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Acute simvastatin increases endothelial nitric oxide synthase phosphorylation via AMP-activated protein kinase and reduces contractility of isolated rat mesenteric resistance arteries

By Luciana V. Rossoni, Mark Wareing, Camilla F. Wenceslau, Mahmood Al-Abri, Chris Cobb and Clare Austin

Abstract

Statins can have beneficial cholesterol-independent effects on vascular contractility, which may involve increases in the bioavailability of NO (nitric oxide) as a result of phosphorylation of eNOS (endothelial NO synthase). Although this has been attributed to phosphorylation of Akt (also known as protein kinase B), studies in cultured cells have shown that statins can phosphorylate AMPK (AMP-activated protein kinase); it is unknown whether this has functional effects in intact arteries. Thus we investigated the acute effects of simvastatin on resistance arterial contractile function, evaluating the involvement of NO, Akt and AMPK. Isolated rat mesenteric resistance arteries were mounted on a wire myograph. The effects of incubation (1 and 2 h) with simvastatin (0.1 or 1 μM) on contractile responses were examined in the presence and absence of L-NNA (N-nitro-L-arginine; 10 μM) or mevalonate (1 mM). Effects on eNOS, phospho-eNOS (Ser1177), and total and phospho-Akt and -AMPK protein expression were investigated using Western blotting. The effect of AMPK inhibition (compound C, 10 μM) on eNOS phosphorylation and contractile responses were also studied. Simvastatin (1 μM, 2 h) significantly reduced constriction to U46619 and phenylephrine and enhanced dilations to ACh (acetylcholine) in depolarized, but not in U46619-pre-constricted arteries. These effects were completely and partially prevented by L-NNA and mevalonate respectively. Simvastatin increased eNOS and AMPKα phosphorylation, but had no effect on Akt protein expression and phosphorylation after 2 h incubation. Compound C prevented the effects of simvastatin on eNOS phosphorylation and contractility. Thus simvastain can acutely modulate resistance arterial contractile function via mechanisms that involve the AMPK/phospho-eNOS (Ser1177)/NO-dependent pathway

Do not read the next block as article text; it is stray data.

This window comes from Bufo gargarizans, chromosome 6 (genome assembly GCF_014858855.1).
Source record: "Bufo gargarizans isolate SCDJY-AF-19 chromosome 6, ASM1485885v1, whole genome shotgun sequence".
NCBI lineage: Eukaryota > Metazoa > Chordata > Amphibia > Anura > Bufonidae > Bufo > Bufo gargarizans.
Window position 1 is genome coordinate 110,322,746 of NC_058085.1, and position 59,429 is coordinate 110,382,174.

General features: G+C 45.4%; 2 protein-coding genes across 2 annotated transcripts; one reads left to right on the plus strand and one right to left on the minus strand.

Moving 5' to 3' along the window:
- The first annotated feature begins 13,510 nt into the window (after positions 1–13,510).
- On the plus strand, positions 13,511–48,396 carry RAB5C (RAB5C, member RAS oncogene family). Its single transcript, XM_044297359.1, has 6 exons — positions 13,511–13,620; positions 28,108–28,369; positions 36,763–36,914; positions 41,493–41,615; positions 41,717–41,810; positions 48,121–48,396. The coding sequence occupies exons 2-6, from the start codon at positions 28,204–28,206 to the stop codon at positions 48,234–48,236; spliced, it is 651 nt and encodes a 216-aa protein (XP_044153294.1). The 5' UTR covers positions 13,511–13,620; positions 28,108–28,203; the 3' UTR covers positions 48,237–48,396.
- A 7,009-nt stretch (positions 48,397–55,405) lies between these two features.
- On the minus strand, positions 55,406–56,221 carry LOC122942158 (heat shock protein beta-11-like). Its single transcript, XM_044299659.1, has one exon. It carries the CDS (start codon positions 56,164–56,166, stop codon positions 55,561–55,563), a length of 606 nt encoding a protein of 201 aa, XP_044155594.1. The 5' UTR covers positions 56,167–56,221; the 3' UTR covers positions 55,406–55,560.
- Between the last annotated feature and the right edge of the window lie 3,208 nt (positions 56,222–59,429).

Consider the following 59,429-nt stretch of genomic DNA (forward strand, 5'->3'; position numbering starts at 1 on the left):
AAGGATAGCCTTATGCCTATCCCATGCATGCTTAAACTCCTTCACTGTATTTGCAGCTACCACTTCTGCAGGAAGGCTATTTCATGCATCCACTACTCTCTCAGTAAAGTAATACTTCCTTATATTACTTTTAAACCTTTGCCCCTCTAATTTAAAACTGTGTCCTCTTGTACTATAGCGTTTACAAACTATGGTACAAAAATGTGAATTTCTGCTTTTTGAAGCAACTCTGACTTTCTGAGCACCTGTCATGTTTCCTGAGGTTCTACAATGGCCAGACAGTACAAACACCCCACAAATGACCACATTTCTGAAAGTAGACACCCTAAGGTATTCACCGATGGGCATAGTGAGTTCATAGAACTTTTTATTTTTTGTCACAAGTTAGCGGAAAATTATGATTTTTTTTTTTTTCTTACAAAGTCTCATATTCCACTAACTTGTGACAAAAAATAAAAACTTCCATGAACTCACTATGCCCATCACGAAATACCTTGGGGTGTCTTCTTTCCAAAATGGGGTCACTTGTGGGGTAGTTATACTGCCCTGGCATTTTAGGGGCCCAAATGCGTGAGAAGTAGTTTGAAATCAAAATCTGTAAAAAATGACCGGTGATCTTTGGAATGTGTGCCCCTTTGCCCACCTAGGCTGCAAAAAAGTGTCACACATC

Topics: Research Article
Publisher: Portland Press Ltd.
OAI identifier: oai:pubmedcentral.nih.gov:3174052
Provided by: PubMed Central

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